Is there not a relationship between women’s exclusion from combat in the armed services and our sense of defencelessness on the streets and in our homes? Just as the nation might feel vulnerable to attack from foreign aggressors, so women feel vulnerable to attack in their communities and homes. The prevalence of men’s violence is debilitating for many women, who order the movements of their day, their choice of transport, the timing of their outings, their decisions to attend night-time seminars or meetings, in the light of this fear.
In a republic of equals, women would not only be eligible for combat in defence of their country, but also feel capable of defending themselves at home. Few women I know will walk in National Parks by themselves, while my teenage daughter has told me of how she and her friends have learnt the desirability of male protectors when walking along public roads. The challenge is to establish the conditions in which women can take our rightful place in the world as active subjects, enabled by bodies that empower, rather than disqualify, us for public life.
To this end self-defence classes in schools should be mandatory for girls as part of their training for citizenship. There they would learn self-confidence as well as skills. At the same time boys might be trained in home management and schooled in the art of conversation, taught the skills of communication, so that when trouble brewed, they might rush to the phone, rather than take to the bottle or the knife or the gun. While girls could stride self-confidently into the night, boys would be ringing their friends, asking ‘What do you think she meant when she said that?’ and ‘Do you know what she said then?’
Women and girls need to learn to defend themselves, because as often as not, as Aboriginal people found, one’s so-called protectors are as often as not one’s persecutors. As the great American feminist Charlotte Perkins Gilman was moved to observe:
As a matter of fact, the thing a woman is most afraid to meet on a dark street is her natural protector.
Second, women cannot participate as active citizens of the republic while they remain in their condition as slaves to the nation.
In the 1940s, the writer Miles Franklin fulminated that Australian women were ‘a nation of charwomen…The idea is that we must all grovel together on the kitchen floor.’ In the 1990s, we combine charring with a whole swag of other occupations: in offices, banks, Universities, factories, restaurants, hospitals… But we have entered those occupations on men’s terms, which include maintaining responsibility for the household.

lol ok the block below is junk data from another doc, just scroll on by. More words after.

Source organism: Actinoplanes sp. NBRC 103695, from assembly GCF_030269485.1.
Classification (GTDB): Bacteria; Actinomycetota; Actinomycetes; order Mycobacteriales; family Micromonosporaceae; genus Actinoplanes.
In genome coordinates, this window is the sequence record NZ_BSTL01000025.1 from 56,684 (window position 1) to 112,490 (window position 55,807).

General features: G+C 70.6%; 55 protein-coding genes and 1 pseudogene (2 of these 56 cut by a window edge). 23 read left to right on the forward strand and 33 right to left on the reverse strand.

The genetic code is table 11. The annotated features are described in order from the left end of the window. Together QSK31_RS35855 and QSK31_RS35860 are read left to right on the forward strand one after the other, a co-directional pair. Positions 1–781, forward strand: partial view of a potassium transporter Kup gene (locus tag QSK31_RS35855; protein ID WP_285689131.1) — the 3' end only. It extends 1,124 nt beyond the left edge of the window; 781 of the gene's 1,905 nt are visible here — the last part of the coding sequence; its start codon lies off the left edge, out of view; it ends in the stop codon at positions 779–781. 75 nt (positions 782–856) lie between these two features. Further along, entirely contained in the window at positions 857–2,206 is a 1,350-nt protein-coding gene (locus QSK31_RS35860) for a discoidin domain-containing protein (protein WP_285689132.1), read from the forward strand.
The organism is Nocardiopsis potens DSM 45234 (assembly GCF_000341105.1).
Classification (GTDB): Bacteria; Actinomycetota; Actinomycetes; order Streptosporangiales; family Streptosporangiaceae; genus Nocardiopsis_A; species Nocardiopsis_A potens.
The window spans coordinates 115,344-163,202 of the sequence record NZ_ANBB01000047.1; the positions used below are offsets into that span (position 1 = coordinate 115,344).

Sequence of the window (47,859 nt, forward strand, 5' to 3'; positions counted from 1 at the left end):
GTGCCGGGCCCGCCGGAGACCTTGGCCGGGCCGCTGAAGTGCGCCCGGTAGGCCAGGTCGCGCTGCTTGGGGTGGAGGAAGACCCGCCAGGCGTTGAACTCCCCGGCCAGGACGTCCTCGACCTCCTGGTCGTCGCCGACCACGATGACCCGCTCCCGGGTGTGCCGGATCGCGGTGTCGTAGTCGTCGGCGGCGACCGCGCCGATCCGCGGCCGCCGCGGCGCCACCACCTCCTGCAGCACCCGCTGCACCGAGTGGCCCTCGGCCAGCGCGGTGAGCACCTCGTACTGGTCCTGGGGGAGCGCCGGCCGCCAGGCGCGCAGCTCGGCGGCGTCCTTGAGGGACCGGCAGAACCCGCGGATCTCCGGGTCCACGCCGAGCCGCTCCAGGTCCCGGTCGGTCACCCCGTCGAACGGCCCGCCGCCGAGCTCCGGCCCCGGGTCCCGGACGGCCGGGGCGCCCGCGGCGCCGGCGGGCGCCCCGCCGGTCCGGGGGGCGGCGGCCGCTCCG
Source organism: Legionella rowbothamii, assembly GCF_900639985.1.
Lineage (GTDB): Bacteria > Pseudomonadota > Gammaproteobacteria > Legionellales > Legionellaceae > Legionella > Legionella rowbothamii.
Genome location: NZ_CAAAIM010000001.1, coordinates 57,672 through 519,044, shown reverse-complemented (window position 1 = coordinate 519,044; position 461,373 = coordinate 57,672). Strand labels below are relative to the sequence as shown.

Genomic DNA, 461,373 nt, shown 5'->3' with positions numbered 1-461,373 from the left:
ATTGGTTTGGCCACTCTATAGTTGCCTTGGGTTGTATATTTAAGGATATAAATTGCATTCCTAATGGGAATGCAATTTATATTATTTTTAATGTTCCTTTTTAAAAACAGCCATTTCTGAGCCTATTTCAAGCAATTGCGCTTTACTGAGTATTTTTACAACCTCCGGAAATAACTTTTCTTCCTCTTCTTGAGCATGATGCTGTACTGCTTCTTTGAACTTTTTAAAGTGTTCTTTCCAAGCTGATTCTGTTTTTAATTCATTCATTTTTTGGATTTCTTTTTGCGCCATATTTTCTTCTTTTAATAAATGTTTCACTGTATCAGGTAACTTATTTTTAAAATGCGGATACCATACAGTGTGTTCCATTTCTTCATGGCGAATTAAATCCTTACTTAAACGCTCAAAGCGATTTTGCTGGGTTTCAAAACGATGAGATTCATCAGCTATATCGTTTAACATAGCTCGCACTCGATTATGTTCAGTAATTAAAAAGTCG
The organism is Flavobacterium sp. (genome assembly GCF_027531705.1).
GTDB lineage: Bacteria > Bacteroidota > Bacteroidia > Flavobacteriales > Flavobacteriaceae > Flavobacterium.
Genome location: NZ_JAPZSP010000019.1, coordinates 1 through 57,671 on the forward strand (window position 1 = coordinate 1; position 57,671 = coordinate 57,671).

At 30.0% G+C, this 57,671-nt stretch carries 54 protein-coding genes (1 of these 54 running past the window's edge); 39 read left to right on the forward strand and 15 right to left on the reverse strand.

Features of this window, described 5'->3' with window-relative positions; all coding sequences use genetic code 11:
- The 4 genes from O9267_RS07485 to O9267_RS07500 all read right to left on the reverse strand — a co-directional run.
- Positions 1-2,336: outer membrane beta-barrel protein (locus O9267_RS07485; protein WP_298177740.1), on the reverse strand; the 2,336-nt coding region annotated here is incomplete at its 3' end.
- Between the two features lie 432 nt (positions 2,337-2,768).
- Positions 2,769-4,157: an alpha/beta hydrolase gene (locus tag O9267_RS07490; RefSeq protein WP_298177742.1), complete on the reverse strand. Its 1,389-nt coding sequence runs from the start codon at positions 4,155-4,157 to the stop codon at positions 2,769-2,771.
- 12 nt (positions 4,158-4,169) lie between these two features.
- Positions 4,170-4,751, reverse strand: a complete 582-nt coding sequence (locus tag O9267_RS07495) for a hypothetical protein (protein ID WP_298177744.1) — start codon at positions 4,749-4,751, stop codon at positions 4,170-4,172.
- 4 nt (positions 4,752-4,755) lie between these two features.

Women’s excessive working hours are an outrage and a national disgrace. While more and more women have been drawn into the paid labour market, and the changing nature of the economy – the shift to human services, leisure and information industries – increasingly favours women workers, we continue nevertheless to do about 70 per cent of the unpaid work in the home. Endless surveys show that paid working hours are getting longer, while the tasks of cleaning a house, feeding children, putting out the washing and shopping for presents have remained, despite the recent nonsense spoken by Germaine Greer, as demanding as ever. These are time consuming activities. Most women’s waking hours are consumed in labour of one sort or another.
On all sides, studies confirm the lengthening working week. For example, in February this year, a survey conducted by Morgan and Banks showed 74 per cent of Australians work an extra 5-10 hours in a week, compared to two years ago. In the finance sector, a study showed that between the mid-1980s and the mid-1990s, there had been a 38 per cent increase in men working between 50 and 59 hours and a 19 per cent rise in men working more than 60 hours. And the longer men remain at the office, the more likely it is that women are left holding the baby at home. Men’s absenteeism on the home front continues to turn women into a servant class.
Women are overworked and underpaid. Women in paid work still earn around 65 per cent of what men earn, one reason being the greater likelihood of their being found in accommodating part-time work and in occupations and positions that don’t demand too much of them – in hours, or commitment, or travel. The cost of women’s multiple responsibilities is evident in their weekly pay packet: the most recent Australian Bureau of Statistics figures show men on $714.50 and women on $468.30 per week. How can women participate in the republic as equals when they are short of time and money? To move towards greater equality bewteen men and women, at least three things are necessary: